Basic News Writing Bill Parks Ohlone College

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wouldn't be obvious to the average person. The more information you gather, the more you have to sift through to determine what belongs in the lead. The more you know, the harder it is to tell it quick and make it simple. It's only easy if you don't know what you're talking about. No one said good reporting is easy.
Who decides what stories will be printed in the Monitor Who picks the stories for the 10
O'Clock News on Channel 2? Journalists make those decisions, and when they do, they are performing their "gatekeeper" function. They decide which stories to let through the "gate" and which to toss into the trash.
Journalists decide which stories are important enough to run on page one, and which ones run inside. But the gatekeeper function also affects the way we write our stories. The reader looks to the journalist to make sense out of a confusing world. It is the journalist's job to find out what's going on, then choose from a notebook full of scribbles only those facts necessary to give the reader a clear, concise picture of the most important events. Obviously, this process leaves some facts out of the story. You must be sure that your story includes the most important information. But for you to make that judgment, you have to learn everything possible about your subject, and that means you will end up knowing a lot of less-important facts that will never make it into a news story. A good reporter loves to dig into a story. The rule is "Write 10 percent of what you know."
Every news story must cover the "Five W's:" Who, What, When, Where, Why and sometimes The ABCs of news writing are Accuracy, Brevity and Clarity.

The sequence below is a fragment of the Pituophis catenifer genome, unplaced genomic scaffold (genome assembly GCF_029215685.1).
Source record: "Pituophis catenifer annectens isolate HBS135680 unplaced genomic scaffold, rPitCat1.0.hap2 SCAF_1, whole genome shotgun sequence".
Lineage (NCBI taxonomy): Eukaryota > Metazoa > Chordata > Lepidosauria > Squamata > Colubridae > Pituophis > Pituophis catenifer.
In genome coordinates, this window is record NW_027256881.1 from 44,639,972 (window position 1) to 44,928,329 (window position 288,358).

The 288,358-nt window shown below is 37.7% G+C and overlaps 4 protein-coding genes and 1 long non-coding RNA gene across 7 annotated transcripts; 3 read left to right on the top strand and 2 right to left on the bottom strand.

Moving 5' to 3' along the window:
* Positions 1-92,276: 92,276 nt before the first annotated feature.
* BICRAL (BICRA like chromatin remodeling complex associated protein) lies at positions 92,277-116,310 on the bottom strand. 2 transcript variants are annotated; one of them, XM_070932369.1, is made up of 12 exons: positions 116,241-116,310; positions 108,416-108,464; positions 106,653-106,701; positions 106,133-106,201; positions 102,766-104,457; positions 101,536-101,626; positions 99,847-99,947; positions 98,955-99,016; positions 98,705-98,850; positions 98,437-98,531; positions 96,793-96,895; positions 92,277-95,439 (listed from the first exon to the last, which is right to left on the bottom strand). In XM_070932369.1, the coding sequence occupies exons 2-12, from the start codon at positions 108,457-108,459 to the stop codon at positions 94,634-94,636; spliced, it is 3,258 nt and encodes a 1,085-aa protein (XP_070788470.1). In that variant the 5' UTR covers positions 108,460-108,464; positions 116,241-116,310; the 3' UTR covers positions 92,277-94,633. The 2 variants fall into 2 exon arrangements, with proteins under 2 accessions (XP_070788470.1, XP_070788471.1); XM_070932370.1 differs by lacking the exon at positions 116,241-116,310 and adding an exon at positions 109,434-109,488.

The first and most important is accuracy -- a story can be creative and compelling, but if it contains errors, it is worthless. Actually, it is worse than worthless a false news story undercuts the public trust necessary for the survival of a free press. Keep in mind that the First Amendment specifically protects the press from government control so that the public can receive accurate and unbiased information. The public needs unbiased information to make intelligent choices in the voting booth. This is critical to the process of democracy in our country. If the public loses faith in the accuracy and fairness of the press, loss of faith in democracy will soon follow. Always check numbers, spellings of names, who said what, and the other basic facts of any story. A reporter's job is to find out what is going on, then write a story that's interesting and informative. Accuracy always comes first. Second is brevity. Each word in your story should do a job. If not, take it out. Get to the point. Say it just once. Don't be redundant. Don't say "8 am. in the morning," since 8 am. is
in the morning. Just say 8 am. Or say 8 in the morning. Remember the inverted pyramid style of writing. Put the most important fact in the lead. Hook the reader's attention. Explain the lead and then goon to the next most important fact in the second inverted pyramid. And then the next. Lead up to an interesting finish. Don't just stop writing when you run out of information. Clarity starts before you write. Clarity starts with complete, competent reporting. You should understand your subject so completely that your story leaves it crystal-clear in the reader's mind. Your story should leave no questions unanswered. Avoid jargon. Explain anything that Page 1

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